I wanted to like this book; tried very hard to get into it, but it just didn't work for me.
15 of 18 people found the following review helpful
Lionel Shriver is again playing with/punishing her readers. As in The Post Birthday World, there are two takes on this story.
Personally I would have truly preferred to have come upon Big Brother in an entirely innocent state, without having seen any pre- publicity, although even the cover with it's Hitchcock-ian silhouette gives the game away. Without foreknowledge I could have been as shocked as Pandora found herself, at the airport meeting point, when she was looking out for her handsome, lithe and lively muso brother, Edison.
The complicated construct employed so skilfully by LS allows all sides of this already fractured family to have more than their say. You might find as I did, that the log jam of jumbled up insider jazz scene talk, plus the regular harking back to glory days when their father Travis was a famous tv actor, appearing regularly in a bowdlerised family situation drama, was all too dense for comfortable assimilation. What is more boring than someone recounting the plot of a tv programme back to you, however relevant it may to the relics involved here.
All the references are USA - food, music, shopping; no mercy is shown to UK readers, we have to `suck it up'. This autocracy is to be expected and usually wouldn't matter much but the plot line is fairly loose and therefore it grated on me more than I would have liked.
Some folk come out of all this better than others and that is the fun of the story. Best of all are the pertinent observations on the issue of obesity, greed and the newish habit of general `sizing people up' and judging their strength of character from that which has become more everyday.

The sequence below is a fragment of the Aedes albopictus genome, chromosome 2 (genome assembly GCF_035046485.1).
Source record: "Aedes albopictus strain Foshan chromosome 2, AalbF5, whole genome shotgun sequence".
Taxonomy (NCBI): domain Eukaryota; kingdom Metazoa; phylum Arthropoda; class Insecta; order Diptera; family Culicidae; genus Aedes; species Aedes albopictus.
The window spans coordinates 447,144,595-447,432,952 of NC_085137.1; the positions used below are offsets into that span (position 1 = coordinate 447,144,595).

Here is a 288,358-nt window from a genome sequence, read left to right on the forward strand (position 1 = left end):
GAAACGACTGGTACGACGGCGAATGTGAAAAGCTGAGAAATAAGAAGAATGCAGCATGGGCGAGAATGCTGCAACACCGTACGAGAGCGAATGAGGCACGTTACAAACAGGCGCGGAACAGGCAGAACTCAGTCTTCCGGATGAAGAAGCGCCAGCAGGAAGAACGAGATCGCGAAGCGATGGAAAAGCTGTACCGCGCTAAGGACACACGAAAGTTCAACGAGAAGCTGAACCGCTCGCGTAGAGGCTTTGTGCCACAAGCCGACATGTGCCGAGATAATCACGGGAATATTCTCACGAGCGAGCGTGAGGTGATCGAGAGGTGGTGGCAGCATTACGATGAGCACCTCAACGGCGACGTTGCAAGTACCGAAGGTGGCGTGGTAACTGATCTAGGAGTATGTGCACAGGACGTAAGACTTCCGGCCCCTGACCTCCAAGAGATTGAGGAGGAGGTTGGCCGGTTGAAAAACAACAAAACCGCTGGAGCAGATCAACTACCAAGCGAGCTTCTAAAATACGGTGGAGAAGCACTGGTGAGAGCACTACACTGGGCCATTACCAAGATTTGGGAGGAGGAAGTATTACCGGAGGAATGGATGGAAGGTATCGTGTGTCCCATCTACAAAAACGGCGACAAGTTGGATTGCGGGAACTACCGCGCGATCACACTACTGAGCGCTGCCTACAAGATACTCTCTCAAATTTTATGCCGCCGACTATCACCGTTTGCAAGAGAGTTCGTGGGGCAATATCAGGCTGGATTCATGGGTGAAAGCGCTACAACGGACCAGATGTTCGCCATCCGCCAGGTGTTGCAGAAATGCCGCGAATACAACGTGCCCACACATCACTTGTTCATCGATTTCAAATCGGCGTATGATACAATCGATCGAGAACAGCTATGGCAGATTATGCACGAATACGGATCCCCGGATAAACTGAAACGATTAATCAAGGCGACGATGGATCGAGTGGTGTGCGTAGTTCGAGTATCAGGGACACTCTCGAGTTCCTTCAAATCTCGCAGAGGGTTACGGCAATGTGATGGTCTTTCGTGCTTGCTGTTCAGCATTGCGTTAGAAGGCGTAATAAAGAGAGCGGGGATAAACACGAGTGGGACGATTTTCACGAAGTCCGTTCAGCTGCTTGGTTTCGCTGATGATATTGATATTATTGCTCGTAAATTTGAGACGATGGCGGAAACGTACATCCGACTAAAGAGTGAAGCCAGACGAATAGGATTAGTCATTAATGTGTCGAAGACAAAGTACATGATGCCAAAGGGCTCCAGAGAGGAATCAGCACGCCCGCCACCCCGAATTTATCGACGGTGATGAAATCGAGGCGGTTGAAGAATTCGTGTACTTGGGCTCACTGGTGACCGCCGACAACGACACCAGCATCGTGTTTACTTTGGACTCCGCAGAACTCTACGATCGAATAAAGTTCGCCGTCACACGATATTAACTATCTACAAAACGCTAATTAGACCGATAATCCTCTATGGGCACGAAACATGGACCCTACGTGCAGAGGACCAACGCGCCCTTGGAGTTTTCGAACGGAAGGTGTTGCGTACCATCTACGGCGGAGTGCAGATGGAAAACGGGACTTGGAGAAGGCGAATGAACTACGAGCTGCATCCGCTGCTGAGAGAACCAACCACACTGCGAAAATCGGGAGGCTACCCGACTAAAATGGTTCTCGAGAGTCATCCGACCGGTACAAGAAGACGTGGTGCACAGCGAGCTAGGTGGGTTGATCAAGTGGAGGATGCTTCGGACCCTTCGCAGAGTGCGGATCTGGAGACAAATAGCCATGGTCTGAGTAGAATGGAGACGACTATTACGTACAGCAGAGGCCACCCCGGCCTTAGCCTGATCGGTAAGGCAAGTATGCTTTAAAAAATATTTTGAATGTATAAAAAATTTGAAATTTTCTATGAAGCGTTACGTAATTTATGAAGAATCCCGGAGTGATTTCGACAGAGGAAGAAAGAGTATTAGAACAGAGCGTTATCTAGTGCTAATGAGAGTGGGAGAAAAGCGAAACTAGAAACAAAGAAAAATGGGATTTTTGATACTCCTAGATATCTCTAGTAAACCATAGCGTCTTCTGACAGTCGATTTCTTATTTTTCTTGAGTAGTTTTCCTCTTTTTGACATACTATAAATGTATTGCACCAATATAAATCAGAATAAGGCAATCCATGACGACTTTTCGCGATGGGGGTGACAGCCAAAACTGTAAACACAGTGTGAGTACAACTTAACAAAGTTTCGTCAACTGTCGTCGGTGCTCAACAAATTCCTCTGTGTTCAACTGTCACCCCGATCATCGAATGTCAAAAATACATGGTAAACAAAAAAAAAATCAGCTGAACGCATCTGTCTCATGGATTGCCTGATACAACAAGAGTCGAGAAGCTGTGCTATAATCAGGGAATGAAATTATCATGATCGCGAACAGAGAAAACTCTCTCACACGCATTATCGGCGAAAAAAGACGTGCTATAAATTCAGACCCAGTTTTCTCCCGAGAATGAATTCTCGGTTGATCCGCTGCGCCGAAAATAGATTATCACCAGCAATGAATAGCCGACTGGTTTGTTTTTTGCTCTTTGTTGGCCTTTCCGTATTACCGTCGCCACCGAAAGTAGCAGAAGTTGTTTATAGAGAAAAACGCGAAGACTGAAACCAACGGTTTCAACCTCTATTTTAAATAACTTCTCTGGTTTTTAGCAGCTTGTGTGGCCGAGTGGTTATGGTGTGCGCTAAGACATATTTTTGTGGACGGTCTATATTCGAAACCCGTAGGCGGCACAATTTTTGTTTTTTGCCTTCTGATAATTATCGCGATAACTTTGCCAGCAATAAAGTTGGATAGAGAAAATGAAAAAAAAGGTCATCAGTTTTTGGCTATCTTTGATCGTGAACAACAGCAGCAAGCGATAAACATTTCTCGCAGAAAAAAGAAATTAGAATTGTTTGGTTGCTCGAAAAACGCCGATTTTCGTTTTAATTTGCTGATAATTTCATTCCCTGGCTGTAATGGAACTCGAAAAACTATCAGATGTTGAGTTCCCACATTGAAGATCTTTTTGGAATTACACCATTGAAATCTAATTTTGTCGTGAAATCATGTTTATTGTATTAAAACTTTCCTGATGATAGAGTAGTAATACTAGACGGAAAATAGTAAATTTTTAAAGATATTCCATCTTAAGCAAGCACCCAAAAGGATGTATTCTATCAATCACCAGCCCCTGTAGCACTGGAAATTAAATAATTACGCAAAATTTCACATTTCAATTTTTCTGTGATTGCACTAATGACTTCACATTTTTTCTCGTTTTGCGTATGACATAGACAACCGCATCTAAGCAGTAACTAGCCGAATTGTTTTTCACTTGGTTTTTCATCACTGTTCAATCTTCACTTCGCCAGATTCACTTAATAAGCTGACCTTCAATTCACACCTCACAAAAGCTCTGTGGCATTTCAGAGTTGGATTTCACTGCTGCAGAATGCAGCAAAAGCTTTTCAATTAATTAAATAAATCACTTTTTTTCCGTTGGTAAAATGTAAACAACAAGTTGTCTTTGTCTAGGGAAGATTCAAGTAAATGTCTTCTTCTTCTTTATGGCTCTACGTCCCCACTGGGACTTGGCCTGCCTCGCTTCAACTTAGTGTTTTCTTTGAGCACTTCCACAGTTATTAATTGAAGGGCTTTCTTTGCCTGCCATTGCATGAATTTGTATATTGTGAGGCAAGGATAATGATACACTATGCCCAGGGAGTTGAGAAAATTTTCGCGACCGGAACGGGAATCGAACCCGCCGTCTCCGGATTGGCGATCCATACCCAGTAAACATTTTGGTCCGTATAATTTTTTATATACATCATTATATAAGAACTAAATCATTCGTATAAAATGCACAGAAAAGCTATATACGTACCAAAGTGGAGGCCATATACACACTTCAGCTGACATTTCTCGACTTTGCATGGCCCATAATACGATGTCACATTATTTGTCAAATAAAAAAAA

As Lionel explains, her message becomes `We are meant to be hungry'. I will take that from the book, and excuse the wonky ending which tried my patience and made me feel slightly used and messed about with.
Lionel Shriver is always an author worth reading, not least because although she may not be challenging anything about the form of the novel - she writes clear, taut narrative, strongly drawn character, coherent and accessible prose - she does challenge with her subject matter, and goes into areas which might be uncomfortable for the reader to consider, making us consider the things we gloss over, and avoid, preferring not to go there. And she does have some perfectly well-utilised suspenseful authorly surprises up her sleeve to jiggle the reader still further
Her own personal challenge is of course in one book We Need To Talk About Kevin, the story of a family whose son turns out to be one of those lone teenagers who go into their school one day and turn a gun on their classmates, she tackled a searingly difficult subject matter - maternal love, and its absence, the unlovable child, the unloving mother, and examines the fault lines. Her challenge is the discomfort evoked for the reader, the push-pull the reader is put through, and a book which is thought, heart and gut challenging, pushing us cerebrally and at an instinctive level. And how well she managed it
Other writers of course have tackled similar subject matter - I think of Doris Lessing's The Fifth Child, equally uncomfortable, but Shriver is a writer of more popular appeal and accessibility, so she rather brought this into wider consciousness - and it was later made into a film.
In Big Brother, she is as challenging, though I must admit to not being as wholly engaged as I was by `Kevin', perhaps because in some ways her central family is less ordinary. Pandora Halfdanarson is the adult, less gifted, middle child of a family. Father Travis, now a faded television star of a successful comedy series, Joint Custody, had three children, and the series, to some extent, used his own life as fodder, examining the family dynamics. The first born child, Edison, became a successful, charismatic jazz musician. The last born, Solstice, was highly intelligent, precocious and pretty. Pandora was the more phlegmatic, ordinary, shunning the limelight child. However, though she lacked the charisma of her other siblings, later in life she has achieved a fame she never sought, as an entrepreneur, and has a highly successful, on the button business which has brought her wealth and status. And the flashier stars of her family are all in some kind of decline.